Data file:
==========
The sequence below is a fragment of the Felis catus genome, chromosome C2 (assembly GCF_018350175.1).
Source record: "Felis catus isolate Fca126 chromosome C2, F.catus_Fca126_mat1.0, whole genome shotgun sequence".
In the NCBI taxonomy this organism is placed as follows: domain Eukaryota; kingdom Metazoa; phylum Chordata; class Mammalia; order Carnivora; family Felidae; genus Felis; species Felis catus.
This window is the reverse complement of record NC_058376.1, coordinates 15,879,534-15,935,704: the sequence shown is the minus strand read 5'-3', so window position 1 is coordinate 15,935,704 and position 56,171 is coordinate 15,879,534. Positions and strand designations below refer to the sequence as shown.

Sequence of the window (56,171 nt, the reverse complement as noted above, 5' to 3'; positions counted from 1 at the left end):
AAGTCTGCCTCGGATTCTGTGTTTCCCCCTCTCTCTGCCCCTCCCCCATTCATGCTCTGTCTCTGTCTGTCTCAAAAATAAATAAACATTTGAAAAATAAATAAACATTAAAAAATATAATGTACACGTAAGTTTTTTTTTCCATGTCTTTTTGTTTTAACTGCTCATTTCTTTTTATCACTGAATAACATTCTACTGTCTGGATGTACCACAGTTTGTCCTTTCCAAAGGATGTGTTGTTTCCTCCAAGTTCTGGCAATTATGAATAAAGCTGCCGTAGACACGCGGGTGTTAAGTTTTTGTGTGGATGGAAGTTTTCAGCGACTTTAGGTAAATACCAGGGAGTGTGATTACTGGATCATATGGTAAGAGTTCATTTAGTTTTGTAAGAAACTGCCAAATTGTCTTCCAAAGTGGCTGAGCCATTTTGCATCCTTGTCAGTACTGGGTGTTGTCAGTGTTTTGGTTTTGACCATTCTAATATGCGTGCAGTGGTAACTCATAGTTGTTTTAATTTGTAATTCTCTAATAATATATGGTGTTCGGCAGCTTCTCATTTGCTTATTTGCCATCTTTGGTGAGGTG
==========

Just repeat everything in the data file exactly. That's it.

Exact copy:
The sequence below is a fragment of the Felis catus genome, chromosome C2 (assembly GCF_018350175.1).
Source record: "Felis catus isolate Fca126 chromosome C2, F.catus_Fca126_mat1.0, whole genome shotgun sequence".
In the NCBI taxonomy this organism is placed as follows: domain Eukaryota; kingdom Metazoa; phylum Chordata; class Mammalia; order Carnivora; family Felidae; genus Felis; species Felis catus.
This window is the reverse complement of record NC_058376.1, coordinates 15,879,534-15,935,704: the sequence shown is the minus strand read 5'-3', so window position 1 is coordinate 15,935,704 and position 56,171 is coordinate 15,879,534. Positions and strand designations below refer to the sequence as shown.

Sequence of the window (56,171 nt, the reverse complement as noted above, 5' to 3'; positions counted from 1 at the left end):
AAGTCTGCCTCGGATTCTGTGTTTCCCCCTCTCTCTGCCCCTCCCCCATTCATGCTCTGTCTCTGTCTGTCTCAAAAATAAATAAACATTTGAAAAATAAATAAACATTAAAAAATATAATGTACACGTAAGTTTTTTTTTCCATGTCTTTTTGTTTTAACTGCTCATTTCTTTTTATCACTGAATAACATTCTACTGTCTGGATGTACCACAGTTTGTCCTTTCCAAAGGATGTGTTGTTTCCTCCAAGTTCTGGCAATTATGAATAAAGCTGCCGTAGACACGCGGGTGTTAAGTTTTTGTGTGGATGGAAGTTTTCAGCGACTTTAGGTAAATACCAGGGAGTGTGATTACTGGATCATATGGTAAGAGTTCATTTAGTTTTGTAAGAAACTGCCAAATTGTCTTCCAAAGTGGCTGAGCCATTTTGCATCCTTGTCAGTACTGGGTGTTGTCAGTGTTTTGGTTTTGACCATTCTAATATGCGTGCAGTGGTAACTCATAGTTGTTTTAATTTGTAATTCTCTAATAATATATGGTGTTCGGCAGCTTCTCATTTGCTTATTTGCCATCTTTGGTGAGGTG